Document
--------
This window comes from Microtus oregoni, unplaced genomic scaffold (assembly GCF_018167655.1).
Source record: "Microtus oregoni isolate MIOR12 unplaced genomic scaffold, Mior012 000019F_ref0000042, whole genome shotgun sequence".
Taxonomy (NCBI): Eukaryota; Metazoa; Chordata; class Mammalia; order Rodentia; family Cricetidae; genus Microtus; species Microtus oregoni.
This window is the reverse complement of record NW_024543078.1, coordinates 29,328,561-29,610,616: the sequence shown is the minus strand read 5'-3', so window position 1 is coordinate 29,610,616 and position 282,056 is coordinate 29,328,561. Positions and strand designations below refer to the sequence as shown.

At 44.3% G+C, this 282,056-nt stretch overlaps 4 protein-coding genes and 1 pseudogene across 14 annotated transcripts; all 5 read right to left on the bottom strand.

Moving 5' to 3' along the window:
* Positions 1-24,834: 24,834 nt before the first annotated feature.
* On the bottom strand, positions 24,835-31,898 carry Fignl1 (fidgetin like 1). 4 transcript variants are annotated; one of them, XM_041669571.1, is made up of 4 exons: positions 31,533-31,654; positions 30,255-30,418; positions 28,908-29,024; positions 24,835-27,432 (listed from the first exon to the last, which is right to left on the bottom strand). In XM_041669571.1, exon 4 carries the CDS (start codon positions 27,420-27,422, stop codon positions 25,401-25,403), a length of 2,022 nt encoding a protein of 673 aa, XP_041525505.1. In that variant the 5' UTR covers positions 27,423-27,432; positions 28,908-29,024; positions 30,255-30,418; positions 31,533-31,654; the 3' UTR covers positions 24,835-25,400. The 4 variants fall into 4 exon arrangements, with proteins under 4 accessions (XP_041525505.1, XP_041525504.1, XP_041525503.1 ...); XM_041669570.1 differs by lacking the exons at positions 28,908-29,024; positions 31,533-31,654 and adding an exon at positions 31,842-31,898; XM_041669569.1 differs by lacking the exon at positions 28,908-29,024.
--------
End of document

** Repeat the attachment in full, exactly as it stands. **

This window comes from Microtus oregoni, unplaced genomic scaffold (assembly GCF_018167655.1).
Source record: "Microtus oregoni isolate MIOR12 unplaced genomic scaffold, Mior012 000019F_ref0000042, whole genome shotgun sequence".
Taxonomy (NCBI): Eukaryota; Metazoa; Chordata; class Mammalia; order Rodentia; family Cricetidae; genus Microtus; species Microtus oregoni.
This window is the reverse complement of record NW_024543078.1, coordinates 29,328,561-29,610,616: the sequence shown is the minus strand read 5'-3', so window position 1 is coordinate 29,610,616 and position 282,056 is coordinate 29,328,561. Positions and strand designations below refer to the sequence as shown.

At 44.3% G+C, this 282,056-nt stretch overlaps 4 protein-coding genes and 1 pseudogene across 14 annotated transcripts; all 5 read right to left on the bottom strand.

Moving 5' to 3' along the window:
* Positions 1-24,834: 24,834 nt before the first annotated feature.
* On the bottom strand, positions 24,835-31,898 carry Fignl1 (fidgetin like 1). 4 transcript variants are annotated; one of them, XM_041669571.1, is made up of 4 exons: positions 31,533-31,654; positions 30,255-30,418; positions 28,908-29,024; positions 24,835-27,432 (listed from the first exon to the last, which is right to left on the bottom strand). In XM_041669571.1, exon 4 carries the CDS (start codon positions 27,420-27,422, stop codon positions 25,401-25,403), a length of 2,022 nt encoding a protein of 673 aa, XP_041525505.1. In that variant the 5' UTR covers positions 27,423-27,432; positions 28,908-29,024; positions 30,255-30,418; positions 31,533-31,654; the 3' UTR covers positions 24,835-25,400. The 4 variants fall into 4 exon arrangements, with proteins under 4 accessions (XP_041525505.1, XP_041525504.1, XP_041525503.1 ...); XM_041669570.1 differs by lacking the exons at positions 28,908-29,024; positions 31,533-31,654 and adding an exon at positions 31,842-31,898; XM_041669569.1 differs by lacking the exon at positions 28,908-29,024.